… In the United States, bees in fact have been in decline since World War II. We have half the number of managed hives in the United States now compared to 1945. We’re down to about two million hives of bees, we think. And the reason is, after World War II, we changed our farming practices. We stopped planting cover crops. We stopped planting clover and alfalfa, which are natural fertilizers that fix nitrogen in the soil, and instead we started using synthetic fertilizers. Clover and alfalfa are highly nutritious food plants for bees. And after World War II, we started using herbicides to kill off the weeds in our farms. Many of these weeds are flowering plants that bees require for their survival. And we started growing larger and larger crop monocultures. Now we talk about food deserts, places in our cities, neighborhoods that have no grocery stores. The very farms that used to sustain bees are now agricultural food deserts, dominated by one or two plant species like corn and soybeans. Since World War II, we have been systematically eliminating many of the flowering plants that bees need for their survival. And these monocultures extend even to crops that are good for bees, like almonds. Fifty years ago, beekeepers would take a few colonies, hives of bees into the almond orchards, for pollination, and also because the pollen in an almond blossom is really high in protein. It’s really good for bees. Now, the scale of almond monoculture demands that most of our nation’s bees, over 1.5 million hives of bees, be transported across the nation to pollinate this one crop. And they’re trucked in in semi-loads, and they must be trucked out, because after bloom, the almond orchards are a vast and flowerless landscape….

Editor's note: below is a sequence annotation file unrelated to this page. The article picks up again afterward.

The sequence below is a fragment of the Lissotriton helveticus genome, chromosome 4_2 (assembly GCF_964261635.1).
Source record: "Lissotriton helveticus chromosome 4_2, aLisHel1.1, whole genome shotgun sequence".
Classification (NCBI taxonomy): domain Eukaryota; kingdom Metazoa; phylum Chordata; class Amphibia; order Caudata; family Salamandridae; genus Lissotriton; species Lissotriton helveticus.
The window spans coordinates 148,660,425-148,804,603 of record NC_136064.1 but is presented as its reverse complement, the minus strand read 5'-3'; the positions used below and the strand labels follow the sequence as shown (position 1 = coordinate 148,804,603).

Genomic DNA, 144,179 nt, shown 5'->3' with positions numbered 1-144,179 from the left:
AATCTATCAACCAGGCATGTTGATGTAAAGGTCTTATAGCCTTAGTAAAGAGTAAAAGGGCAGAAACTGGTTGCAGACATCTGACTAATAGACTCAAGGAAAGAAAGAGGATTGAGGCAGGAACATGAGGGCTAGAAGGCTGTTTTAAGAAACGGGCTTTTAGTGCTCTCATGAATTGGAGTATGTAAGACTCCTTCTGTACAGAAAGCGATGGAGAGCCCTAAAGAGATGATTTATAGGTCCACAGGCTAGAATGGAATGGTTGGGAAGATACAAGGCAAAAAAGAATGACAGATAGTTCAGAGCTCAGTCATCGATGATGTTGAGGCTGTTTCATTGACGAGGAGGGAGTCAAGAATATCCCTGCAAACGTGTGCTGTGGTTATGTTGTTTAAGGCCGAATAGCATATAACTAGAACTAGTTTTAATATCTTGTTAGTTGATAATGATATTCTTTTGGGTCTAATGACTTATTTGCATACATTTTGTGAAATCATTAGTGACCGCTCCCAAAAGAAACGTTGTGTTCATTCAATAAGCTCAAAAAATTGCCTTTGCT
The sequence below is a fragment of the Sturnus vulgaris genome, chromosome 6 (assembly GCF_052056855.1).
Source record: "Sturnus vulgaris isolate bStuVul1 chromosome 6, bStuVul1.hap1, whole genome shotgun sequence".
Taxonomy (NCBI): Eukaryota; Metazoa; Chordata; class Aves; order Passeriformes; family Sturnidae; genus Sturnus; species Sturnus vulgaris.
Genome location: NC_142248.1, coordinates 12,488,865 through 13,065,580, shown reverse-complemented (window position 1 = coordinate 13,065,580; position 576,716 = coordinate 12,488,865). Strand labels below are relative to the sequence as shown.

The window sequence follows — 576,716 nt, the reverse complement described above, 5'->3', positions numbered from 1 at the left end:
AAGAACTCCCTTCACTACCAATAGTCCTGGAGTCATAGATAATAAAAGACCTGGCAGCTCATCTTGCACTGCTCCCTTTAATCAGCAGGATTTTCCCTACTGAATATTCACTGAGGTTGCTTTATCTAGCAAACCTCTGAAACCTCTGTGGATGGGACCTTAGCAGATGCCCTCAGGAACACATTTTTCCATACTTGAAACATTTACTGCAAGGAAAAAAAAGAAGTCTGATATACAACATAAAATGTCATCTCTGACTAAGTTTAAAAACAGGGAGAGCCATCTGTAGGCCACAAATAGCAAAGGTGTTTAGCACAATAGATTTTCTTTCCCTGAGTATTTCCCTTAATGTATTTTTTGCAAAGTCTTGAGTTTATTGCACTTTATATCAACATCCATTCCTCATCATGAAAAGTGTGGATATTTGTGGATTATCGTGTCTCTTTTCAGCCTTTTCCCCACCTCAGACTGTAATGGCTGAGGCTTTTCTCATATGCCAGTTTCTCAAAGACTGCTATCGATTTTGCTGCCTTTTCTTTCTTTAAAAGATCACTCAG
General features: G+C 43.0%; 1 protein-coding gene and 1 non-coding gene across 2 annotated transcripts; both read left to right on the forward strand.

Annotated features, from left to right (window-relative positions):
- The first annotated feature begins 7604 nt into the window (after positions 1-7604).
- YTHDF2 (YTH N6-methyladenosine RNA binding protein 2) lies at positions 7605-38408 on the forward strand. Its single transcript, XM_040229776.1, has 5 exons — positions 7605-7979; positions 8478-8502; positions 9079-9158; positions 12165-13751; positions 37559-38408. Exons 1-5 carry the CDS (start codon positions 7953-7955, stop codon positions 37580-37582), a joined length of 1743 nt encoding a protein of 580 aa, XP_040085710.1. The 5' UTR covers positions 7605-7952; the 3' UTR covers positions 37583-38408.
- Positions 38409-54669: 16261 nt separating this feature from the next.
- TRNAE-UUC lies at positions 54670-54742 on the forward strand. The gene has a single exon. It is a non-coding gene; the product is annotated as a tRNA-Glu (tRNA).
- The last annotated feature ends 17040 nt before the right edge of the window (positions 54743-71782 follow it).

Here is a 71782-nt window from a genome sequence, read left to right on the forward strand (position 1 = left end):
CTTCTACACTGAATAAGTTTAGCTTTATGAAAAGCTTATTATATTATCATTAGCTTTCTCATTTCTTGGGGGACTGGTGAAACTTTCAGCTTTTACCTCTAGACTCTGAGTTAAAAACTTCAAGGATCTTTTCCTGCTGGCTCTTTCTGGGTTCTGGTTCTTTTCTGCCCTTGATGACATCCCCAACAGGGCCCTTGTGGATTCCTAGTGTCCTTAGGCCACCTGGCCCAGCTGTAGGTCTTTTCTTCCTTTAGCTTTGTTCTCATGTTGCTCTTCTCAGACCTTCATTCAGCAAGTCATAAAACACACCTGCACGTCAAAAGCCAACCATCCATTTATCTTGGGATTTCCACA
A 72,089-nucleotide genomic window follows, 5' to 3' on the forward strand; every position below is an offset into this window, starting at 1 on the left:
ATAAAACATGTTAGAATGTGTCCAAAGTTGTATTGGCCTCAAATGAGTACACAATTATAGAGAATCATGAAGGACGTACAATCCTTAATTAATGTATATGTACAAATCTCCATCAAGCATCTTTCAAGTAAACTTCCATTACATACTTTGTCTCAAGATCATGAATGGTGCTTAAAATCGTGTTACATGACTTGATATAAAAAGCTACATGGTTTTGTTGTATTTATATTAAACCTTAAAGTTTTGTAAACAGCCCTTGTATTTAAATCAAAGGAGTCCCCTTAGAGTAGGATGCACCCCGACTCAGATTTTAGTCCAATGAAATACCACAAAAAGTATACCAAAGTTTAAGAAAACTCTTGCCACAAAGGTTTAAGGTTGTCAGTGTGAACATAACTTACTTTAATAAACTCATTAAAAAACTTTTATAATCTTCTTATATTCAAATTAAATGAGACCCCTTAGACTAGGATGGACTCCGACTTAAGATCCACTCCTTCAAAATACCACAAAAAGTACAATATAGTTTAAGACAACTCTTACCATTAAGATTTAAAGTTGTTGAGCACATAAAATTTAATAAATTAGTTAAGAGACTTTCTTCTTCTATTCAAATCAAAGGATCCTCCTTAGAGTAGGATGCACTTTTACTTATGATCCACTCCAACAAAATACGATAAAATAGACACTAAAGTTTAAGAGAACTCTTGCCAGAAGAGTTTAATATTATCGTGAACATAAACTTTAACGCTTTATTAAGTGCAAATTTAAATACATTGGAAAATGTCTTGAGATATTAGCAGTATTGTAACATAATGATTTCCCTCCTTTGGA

… And then there’s pesticides. After World War II, we started using pesticides on a large scale, and this became necessary because of the monocultures that put out a feast for crop pests. Recently, researchers from Penn State University have started looking at the pesticide residue in the loads of pollen that bees carry home as food, and they’ve found that every batch of pollen that a honeybee collects has at least six detectable pesticides in it, and this includes every class of insecticides, herbicides, fungicides, and even inert and unlabeled ingredients that are part of the pesticide formulation that can be more toxic than the active ingredient. This small bee is holding up a large mirror. How much is it going to take to contaminate humans?”